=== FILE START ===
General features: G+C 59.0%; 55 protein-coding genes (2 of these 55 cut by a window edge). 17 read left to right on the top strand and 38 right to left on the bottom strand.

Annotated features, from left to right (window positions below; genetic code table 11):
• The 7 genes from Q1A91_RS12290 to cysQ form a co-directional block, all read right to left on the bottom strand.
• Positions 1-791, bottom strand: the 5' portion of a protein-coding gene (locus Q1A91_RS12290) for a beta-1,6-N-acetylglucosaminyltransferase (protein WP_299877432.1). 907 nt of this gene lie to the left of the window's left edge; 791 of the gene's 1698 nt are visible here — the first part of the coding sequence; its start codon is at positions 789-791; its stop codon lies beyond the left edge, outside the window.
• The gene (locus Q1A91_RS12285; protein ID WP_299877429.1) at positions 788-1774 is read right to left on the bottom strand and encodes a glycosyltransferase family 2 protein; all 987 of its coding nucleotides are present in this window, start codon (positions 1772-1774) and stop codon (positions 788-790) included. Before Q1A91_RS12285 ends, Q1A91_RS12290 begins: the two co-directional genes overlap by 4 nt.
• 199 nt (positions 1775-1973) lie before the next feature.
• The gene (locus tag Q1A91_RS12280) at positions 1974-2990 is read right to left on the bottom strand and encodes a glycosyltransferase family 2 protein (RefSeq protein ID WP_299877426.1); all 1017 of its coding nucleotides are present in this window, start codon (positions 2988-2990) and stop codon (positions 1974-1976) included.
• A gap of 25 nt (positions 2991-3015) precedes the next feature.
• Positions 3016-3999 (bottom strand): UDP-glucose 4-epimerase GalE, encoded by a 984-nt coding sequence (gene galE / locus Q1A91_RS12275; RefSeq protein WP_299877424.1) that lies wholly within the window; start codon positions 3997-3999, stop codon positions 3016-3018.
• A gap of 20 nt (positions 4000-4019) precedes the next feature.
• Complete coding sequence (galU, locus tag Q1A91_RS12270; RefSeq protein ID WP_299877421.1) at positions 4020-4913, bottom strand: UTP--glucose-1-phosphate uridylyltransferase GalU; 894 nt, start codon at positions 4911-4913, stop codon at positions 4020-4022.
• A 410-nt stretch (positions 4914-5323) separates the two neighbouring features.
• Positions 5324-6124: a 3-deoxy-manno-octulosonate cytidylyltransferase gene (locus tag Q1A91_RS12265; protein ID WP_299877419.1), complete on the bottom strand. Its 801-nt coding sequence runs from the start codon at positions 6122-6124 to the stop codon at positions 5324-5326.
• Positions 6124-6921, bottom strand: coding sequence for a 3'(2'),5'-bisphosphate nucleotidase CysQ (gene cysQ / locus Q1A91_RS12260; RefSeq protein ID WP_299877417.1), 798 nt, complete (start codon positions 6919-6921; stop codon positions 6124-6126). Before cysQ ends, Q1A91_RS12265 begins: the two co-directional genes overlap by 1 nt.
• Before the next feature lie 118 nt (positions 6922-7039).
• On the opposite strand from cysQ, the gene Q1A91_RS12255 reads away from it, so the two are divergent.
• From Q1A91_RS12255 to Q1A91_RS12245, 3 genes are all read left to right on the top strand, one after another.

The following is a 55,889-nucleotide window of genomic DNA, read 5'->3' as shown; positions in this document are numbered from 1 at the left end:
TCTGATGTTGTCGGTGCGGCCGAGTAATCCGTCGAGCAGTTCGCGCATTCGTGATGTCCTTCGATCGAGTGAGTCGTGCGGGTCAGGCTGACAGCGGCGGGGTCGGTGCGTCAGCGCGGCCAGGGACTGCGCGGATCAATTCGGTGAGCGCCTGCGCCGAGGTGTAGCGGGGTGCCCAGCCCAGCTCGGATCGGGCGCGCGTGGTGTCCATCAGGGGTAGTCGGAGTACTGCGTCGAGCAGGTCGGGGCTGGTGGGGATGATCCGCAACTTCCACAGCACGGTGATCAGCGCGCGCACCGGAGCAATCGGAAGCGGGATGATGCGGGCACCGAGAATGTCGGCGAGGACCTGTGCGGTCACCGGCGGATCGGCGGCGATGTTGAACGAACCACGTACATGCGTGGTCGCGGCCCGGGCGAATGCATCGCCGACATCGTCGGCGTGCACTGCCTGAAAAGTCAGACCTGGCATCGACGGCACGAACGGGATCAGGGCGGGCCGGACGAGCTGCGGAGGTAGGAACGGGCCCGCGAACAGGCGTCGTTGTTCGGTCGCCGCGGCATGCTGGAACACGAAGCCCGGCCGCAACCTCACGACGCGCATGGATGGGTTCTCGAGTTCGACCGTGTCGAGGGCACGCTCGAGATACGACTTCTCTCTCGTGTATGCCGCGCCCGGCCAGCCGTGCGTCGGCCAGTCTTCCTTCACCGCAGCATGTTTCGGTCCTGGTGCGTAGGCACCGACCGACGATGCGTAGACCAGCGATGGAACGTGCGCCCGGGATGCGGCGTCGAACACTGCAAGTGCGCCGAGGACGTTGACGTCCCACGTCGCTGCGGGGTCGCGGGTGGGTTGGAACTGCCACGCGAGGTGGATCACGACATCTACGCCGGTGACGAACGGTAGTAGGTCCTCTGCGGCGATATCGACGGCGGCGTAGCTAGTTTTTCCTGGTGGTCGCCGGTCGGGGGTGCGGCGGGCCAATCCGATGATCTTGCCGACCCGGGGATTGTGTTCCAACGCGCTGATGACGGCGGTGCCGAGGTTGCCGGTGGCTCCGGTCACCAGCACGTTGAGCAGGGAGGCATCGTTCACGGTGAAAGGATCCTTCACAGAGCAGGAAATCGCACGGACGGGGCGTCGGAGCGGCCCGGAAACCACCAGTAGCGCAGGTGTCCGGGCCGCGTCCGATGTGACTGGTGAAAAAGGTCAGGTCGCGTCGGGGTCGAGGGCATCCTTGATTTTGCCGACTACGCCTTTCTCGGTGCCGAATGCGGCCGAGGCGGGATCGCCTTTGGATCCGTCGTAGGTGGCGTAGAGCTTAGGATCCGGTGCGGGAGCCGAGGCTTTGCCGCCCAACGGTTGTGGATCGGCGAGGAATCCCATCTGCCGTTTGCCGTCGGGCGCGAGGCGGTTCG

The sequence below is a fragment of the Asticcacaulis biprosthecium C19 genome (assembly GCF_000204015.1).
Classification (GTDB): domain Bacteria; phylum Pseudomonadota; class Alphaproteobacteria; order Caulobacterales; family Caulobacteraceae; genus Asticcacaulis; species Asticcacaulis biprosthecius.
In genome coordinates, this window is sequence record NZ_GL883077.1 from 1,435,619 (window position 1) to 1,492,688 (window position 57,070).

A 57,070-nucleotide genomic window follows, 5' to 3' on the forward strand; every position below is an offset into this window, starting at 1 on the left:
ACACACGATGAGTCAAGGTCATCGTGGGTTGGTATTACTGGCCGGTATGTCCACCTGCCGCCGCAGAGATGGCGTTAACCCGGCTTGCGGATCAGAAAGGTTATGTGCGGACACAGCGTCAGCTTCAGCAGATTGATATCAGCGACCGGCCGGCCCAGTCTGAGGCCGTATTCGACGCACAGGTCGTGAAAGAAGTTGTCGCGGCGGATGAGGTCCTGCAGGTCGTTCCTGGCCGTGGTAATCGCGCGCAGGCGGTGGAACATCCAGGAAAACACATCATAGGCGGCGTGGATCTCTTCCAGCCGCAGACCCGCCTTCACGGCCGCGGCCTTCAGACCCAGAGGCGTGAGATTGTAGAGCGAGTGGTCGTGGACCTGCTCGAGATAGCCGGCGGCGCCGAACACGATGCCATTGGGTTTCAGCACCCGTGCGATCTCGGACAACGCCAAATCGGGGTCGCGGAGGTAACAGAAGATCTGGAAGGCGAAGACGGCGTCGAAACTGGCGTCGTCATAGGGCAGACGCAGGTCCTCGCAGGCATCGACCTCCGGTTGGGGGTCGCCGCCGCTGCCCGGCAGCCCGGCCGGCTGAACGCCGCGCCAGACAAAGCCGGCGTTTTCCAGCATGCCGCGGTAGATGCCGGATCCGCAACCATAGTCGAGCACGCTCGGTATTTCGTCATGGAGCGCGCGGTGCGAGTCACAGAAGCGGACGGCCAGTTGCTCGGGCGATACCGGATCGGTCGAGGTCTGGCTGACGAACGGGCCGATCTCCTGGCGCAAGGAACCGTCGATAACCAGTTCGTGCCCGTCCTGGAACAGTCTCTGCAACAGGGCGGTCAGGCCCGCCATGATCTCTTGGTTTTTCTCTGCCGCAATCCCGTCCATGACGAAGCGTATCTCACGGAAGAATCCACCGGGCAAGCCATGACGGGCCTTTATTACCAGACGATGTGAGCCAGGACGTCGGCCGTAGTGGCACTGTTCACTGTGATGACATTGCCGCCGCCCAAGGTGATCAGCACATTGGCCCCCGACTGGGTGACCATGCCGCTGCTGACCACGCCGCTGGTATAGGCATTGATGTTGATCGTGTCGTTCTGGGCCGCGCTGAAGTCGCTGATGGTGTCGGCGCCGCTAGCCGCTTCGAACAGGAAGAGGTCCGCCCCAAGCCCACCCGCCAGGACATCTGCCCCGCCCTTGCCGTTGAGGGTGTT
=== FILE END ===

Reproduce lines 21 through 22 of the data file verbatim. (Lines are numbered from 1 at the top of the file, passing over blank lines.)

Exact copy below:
Classification (GTDB): domain Bacteria; phylum Pseudomonadota; class Alphaproteobacteria; order Caulobacterales; family Caulobacteraceae; genus Asticcacaulis; species Asticcacaulis biprosthecius.
In genome coordinates, this window is sequence record NZ_GL883077.1 from 1,435,619 (window position 1) to 1,492,688 (window position 57,070).